Dear New Mom on Social Media,
By now, the tragedy at the Cincinnati Zoo is taking over your timeline and probably scaring the shit out of you. Like many of us, it’s OK to be relieved the four-year-old boy who fell into the gorilla enclosure is safe and sound but to also want the commentary to stop. Social media doesn’t allow time to silently consider facts and complicated matters. It’s much easier to focus our collective unease at the easiest possible target: the mother of that child.
The idea your child could fall into a gorilla enclosure is horrifying. But I’m equally horrified by the hateful comments directed at the toddler’s mother from other moms. When you found out you were pregnant, you might have experienced myriad emotions and perhaps even felt a certain sense of community about the group of warrior moms you were entering. You’ve likely prepared your answers for the “breast is best” debates you’ve heard about for years.
One thing you may not be entirely prepared for is how vicious women are when faced with guilt. Mom Guilt.
You’ve heard about it. It’s a strong emotion. Guilt manifests itself in such a hideous way when there is another mother or child who does or says something that allows us individually to take a deep breath and say: “Thank God it wasn’t my fuck-up today.”
You can’t actually say that out loud, by the way. You are not actually allowed to admit when you’ve fallen short as a mother. It seems like everyone around you is thinking it. They’re relieved for just a moment or a 24-hour news cycle that it’s impossible to feel all of the guilt because at least one other mom feels it publicly.
It’s a sad fact of the motherhood condition that as often as you find vocal cheerleaders, you hear other mothers rooting for you to fail.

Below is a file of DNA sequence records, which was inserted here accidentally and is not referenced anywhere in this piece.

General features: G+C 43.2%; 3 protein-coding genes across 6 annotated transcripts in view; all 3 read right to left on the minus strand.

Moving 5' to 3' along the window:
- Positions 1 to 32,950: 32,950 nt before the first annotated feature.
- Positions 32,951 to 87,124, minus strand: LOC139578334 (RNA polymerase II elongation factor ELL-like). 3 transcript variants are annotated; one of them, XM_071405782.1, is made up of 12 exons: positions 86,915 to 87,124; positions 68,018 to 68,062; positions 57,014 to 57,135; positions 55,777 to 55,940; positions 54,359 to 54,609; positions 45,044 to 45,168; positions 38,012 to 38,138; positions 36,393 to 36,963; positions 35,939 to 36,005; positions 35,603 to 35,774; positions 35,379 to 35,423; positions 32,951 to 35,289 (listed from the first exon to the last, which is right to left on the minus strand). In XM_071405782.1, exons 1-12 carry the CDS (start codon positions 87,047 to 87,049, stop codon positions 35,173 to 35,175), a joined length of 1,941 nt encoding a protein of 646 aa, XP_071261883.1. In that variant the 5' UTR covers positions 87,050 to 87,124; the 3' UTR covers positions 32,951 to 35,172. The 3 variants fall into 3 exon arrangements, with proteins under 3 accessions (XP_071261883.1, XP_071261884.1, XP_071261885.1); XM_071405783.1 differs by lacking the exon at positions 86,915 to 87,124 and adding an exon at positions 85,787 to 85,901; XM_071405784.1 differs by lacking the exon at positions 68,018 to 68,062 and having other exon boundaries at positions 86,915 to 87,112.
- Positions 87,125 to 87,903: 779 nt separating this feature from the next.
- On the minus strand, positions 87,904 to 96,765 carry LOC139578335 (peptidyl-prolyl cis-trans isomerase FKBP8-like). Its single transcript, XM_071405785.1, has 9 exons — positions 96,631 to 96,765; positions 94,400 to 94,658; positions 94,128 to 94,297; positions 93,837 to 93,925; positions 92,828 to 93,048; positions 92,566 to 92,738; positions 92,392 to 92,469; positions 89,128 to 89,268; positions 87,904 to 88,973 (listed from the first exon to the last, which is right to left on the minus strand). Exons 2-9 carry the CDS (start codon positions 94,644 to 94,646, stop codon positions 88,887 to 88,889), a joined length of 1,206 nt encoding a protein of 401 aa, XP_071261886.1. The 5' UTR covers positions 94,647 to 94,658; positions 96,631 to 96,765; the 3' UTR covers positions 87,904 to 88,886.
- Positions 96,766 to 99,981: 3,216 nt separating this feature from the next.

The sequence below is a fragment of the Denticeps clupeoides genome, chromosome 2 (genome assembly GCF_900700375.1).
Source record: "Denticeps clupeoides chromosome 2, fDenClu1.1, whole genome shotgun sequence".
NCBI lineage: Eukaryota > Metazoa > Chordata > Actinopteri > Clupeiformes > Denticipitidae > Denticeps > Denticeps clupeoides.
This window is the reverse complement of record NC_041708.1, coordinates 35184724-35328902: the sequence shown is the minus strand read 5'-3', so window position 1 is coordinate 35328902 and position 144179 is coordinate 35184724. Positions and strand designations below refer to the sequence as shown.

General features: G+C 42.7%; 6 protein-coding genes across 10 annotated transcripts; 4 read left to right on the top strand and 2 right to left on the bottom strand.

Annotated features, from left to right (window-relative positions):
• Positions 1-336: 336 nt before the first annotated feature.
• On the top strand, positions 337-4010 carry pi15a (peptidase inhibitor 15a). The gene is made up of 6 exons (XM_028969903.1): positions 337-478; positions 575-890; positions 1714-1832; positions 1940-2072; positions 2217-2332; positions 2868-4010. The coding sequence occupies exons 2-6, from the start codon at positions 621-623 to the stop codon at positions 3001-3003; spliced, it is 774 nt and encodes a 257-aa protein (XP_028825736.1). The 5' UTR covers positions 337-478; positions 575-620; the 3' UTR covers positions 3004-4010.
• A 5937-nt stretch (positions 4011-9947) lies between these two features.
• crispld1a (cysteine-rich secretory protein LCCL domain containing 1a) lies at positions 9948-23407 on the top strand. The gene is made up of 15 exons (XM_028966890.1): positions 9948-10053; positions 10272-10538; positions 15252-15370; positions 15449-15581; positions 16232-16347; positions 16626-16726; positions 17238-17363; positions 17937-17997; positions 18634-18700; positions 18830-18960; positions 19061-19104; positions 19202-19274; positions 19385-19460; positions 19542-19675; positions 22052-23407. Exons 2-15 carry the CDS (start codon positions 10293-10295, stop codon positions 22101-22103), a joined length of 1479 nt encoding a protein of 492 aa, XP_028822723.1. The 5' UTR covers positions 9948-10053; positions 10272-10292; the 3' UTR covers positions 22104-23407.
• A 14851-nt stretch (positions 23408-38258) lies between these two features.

And I’m sorry for that. I’ve rooted for other moms to fail, too.
Many times, Mom Guilt rears its ugly head when you are least able to fend it off. It hits when you’re exhausted and impatient, making it nearly impossible to be kind to yourself much less to anyone else. It makes sense that to feel better, you just want to get the monkey off your back, so to speak. It’s much easier to point the finger at the easiest target, and who is easier than than the mom who messed up last?
As a mom, I fail every day, many times. I have chased my almost-three-year-old across my front lawn while holding an infant and wearing high heels because he just likes to run. I have left birthday parties early because there are no fences or baby gates, and it’s just impossible to pretend to be a human being when you’re being a mom to a child at a party in a place that is not child-proof. I’ve also stayed too long at parties because I wanted to be a human more than I wanted to chase my child, who has been the annoying toddler digging inside a new neighbor’s entertainment center because he likes to hide from me for sport. The only difference between me and this mother is a gorilla wasn’t on the other side, waiting to catch my child when he ran from me.
You will not see a petition calling on people to stop Zaprudering the cell phone footage and understand that sometimes tragic circumstances call for nothing more than old-fashioned compassion. But there are more than 300,000 people who have signed a petition calling for police to investigate the mother.
Quintessential Mom Guilt is when you feel so guilty that you cannot muster compassion. No one will tell you before you have children that Mom Guilt disables the part of your brain that allows you to rationally and clearly assess facts from opinions, and not just when it comes to your children. Compassion is arguably the one emotion human beings have that separates us from other animals. And it is the one thing we as mothers are desperately failing to exhibit when it comes to how we treat one another.
Some have analyzed Harambe’s actions and suggested the gorilla could have been protecting the pint-sized intruder in his habitat. Or perhaps Harambe was protecting other gorillas from the child.
But, for you, new mom, I’m sorry to say there is no one willing to stand up and protect this mama from the guilt she likely feels today and will feel every day after.